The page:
How Your Cars Suspension Works
How Your Cars Suspension Works
by: Kevin Schappell
"Suspension," when discussing cars, refers to the use of front and rear springs to suspend a vehicle's "sprung" weight. The springs used on today's cars and trucks are constructed in a variety of types, shapes, sizes, rates, and capacities. Types include leaf springs, coil springs, air springs, and torsion bars. These are used in sets of four for each vehicle, or they may be paired off in various combinations and are attached by several different mounting techniques. The suspension system also includes shocks and/or struts, and sway bars.
Back in the earliest days of automobile development, when most of the car's weight (including the engine) was on the rear axle, steering was a simple matter of turning a tiller that pivoted the entire front axle. When the engine was moved to the front of the car, complex steering systems had to evolve. The modern automobile has come a long way since the days when "being self-propelled" was enough to satisfy the car owner. Improvements in suspension and steering, increased strength and durability of components, and advances in tire design and construction have made large contributions to riding comfort and to safe driving.
Cadillac allegedly produced the first American car to use a steering wheel instead of a tiller.
Two of the most common steering mechanisms are the "rack and pinion" and the standard (or recirculating-ball) systems that can be either manual or assisted by power. The rack and pinion was designed for sports cars and requires too much driver muscle at low speeds to be very useful in larger, heavier cars. However, power steering makes a heavy car respond easily to the steering wheel, whether at highway speeds or inching into a narrow parking place, and it is normal equipment for large automobiles.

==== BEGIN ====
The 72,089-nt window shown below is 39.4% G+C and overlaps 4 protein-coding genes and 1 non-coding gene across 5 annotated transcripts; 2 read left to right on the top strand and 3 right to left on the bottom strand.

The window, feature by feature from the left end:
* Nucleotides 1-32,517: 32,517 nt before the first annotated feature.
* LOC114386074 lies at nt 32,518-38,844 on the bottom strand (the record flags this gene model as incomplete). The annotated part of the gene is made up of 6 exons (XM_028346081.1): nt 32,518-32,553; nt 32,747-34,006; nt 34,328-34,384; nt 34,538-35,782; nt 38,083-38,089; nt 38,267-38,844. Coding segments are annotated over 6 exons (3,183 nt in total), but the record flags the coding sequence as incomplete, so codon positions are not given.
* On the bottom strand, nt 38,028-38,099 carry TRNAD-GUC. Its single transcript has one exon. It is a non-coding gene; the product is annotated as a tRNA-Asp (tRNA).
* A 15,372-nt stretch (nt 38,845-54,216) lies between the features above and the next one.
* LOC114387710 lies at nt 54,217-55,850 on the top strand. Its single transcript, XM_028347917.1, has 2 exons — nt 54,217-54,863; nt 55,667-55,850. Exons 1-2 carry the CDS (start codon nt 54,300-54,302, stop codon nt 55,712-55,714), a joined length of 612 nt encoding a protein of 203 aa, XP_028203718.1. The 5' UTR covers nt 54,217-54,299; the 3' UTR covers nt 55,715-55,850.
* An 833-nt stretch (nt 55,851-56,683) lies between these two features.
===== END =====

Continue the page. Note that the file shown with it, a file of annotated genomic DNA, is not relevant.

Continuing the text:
The suspension system has two basic functions, to keep the car's wheels in firm contact with the road and to provide a comfortable ride for the passengers. A lot of the system's work is done by the springs. Under normal conditions, the springs support the body of the car evenly by compressing and rebounding with every up-and-down movement. This up-and-down movement, however, causes bouncing and swaying after each bump and is very uncomfortable to the passenger. These undesirable effects are reduced by the shock absorbers.
The above information is directly from the Auto Insight program, which you can buy online from AutoEducation.com.
- Shocks and struts can wear out and affect handling. If you car bounces excessively over bumps and leans hard in corners, your shocks could be warn. Look behind the wheel for the shock or strut and look for leaking oil. This is a sure sign of a worn shock or strut.
- Ball joints. Ball joints wear and can cause your car to wander while driving down the road. This is dangerous as they can separate and cause you to lose control.
- Check your shocks or struts for leakage frequently. Also pay attention to how your car handles. If you notice the ride deteriorating take your car in to have the struts checked.
- Ball joints should be checked when your car is inspected, if not, have your mechanic check them at least twice a year.
- At each oil change make sure you or your mechanic lubricates the ball joints and any other suspension components. Some components cannot be lubricated as they are sealed from the factory.
About The Author
Kevin Schappell maintains http://www.carbuyersclub.com where he gives advice on buying, selling, insurance, and financing. A mechanical engineer and car guy, Kevin has decided to spend his online time helping others learn about automobiles. To learn more about how your car works, Kevin has created http://www.mycarwizard.com.